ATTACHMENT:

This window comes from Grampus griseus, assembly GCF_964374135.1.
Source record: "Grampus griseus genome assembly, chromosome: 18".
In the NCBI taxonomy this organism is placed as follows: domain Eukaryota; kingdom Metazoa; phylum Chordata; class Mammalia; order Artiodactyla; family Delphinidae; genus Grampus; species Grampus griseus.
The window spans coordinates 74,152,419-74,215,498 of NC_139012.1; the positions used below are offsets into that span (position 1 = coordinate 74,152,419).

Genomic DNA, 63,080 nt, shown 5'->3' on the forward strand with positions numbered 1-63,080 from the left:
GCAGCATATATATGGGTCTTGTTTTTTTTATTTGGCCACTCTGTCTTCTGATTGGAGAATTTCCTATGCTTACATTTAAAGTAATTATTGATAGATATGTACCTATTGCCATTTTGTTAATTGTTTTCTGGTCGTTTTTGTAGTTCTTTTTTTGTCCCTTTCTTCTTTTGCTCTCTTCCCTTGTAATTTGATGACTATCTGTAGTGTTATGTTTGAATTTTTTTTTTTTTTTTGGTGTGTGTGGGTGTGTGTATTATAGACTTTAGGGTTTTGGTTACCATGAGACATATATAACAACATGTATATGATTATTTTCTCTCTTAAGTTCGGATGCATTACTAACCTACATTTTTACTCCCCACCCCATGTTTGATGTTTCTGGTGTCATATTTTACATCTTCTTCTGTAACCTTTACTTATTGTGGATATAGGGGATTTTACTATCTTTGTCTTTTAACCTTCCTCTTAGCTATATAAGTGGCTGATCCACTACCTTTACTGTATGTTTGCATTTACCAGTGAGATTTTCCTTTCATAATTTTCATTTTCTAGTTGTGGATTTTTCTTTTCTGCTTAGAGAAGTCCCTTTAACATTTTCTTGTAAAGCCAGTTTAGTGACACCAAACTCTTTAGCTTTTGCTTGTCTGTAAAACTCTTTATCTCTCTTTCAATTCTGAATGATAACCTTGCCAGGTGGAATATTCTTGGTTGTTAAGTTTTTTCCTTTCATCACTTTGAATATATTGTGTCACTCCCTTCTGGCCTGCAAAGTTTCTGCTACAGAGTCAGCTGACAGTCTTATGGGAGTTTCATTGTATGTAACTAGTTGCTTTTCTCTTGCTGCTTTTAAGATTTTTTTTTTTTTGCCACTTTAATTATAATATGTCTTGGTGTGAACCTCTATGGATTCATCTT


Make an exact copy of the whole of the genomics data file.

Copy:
This window comes from Grampus griseus, assembly GCF_964374135.1.
Source record: "Grampus griseus genome assembly, chromosome: 18".
In the NCBI taxonomy this organism is placed as follows: domain Eukaryota; kingdom Metazoa; phylum Chordata; class Mammalia; order Artiodactyla; family Delphinidae; genus Grampus; species Grampus griseus.
The window spans coordinates 74,152,419-74,215,498 of NC_139012.1; the positions used below are offsets into that span (position 1 = coordinate 74,152,419).

Genomic DNA, 63,080 nt, shown 5'->3' on the forward strand with positions numbered 1-63,080 from the left:
GCAGCATATATATGGGTCTTGTTTTTTTTATTTGGCCACTCTGTCTTCTGATTGGAGAATTTCCTATGCTTACATTTAAAGTAATTATTGATAGATATGTACCTATTGCCATTTTGTTAATTGTTTTCTGGTCGTTTTTGTAGTTCTTTTTTTGTCCCTTTCTTCTTTTGCTCTCTTCCCTTGTAATTTGATGACTATCTGTAGTGTTATGTTTGAATTTTTTTTTTTTTTTTGGTGTGTGTGGGTGTGTGTATTATAGACTTTAGGGTTTTGGTTACCATGAGACATATATAACAACATGTATATGATTATTTTCTCTCTTAAGTTCGGATGCATTACTAACCTACATTTTTACTCCCCACCCCATGTTTGATGTTTCTGGTGTCATATTTTACATCTTCTTCTGTAACCTTTACTTATTGTGGATATAGGGGATTTTACTATCTTTGTCTTTTAACCTTCCTCTTAGCTATATAAGTGGCTGATCCACTACCTTTACTGTATGTTTGCATTTACCAGTGAGATTTTCCTTTCATAATTTTCATTTTCTAGTTGTGGATTTTTCTTTTCTGCTTAGAGAAGTCCCTTTAACATTTTCTTGTAAAGCCAGTTTAGTGACACCAAACTCTTTAGCTTTTGCTTGTCTGTAAAACTCTTTATCTCTCTTTCAATTCTGAATGATAACCTTGCCAGGTGGAATATTCTTGGTTGTTAAGTTTTTTCCTTTCATCACTTTGAATATATTGTGTCACTCCCTTCTGGCCTGCAAAGTTTCTGCTACAGAGTCAGCTGACAGTCTTATGGGAGTTTCATTGTATGTAACTAGTTGCTTTTCTCTTGCTGCTTTTAAGATTTTTTTTTTTTTGCCACTTTAATTATAATATGTCTTGGTGTGAACCTCTATGGATTCATCTT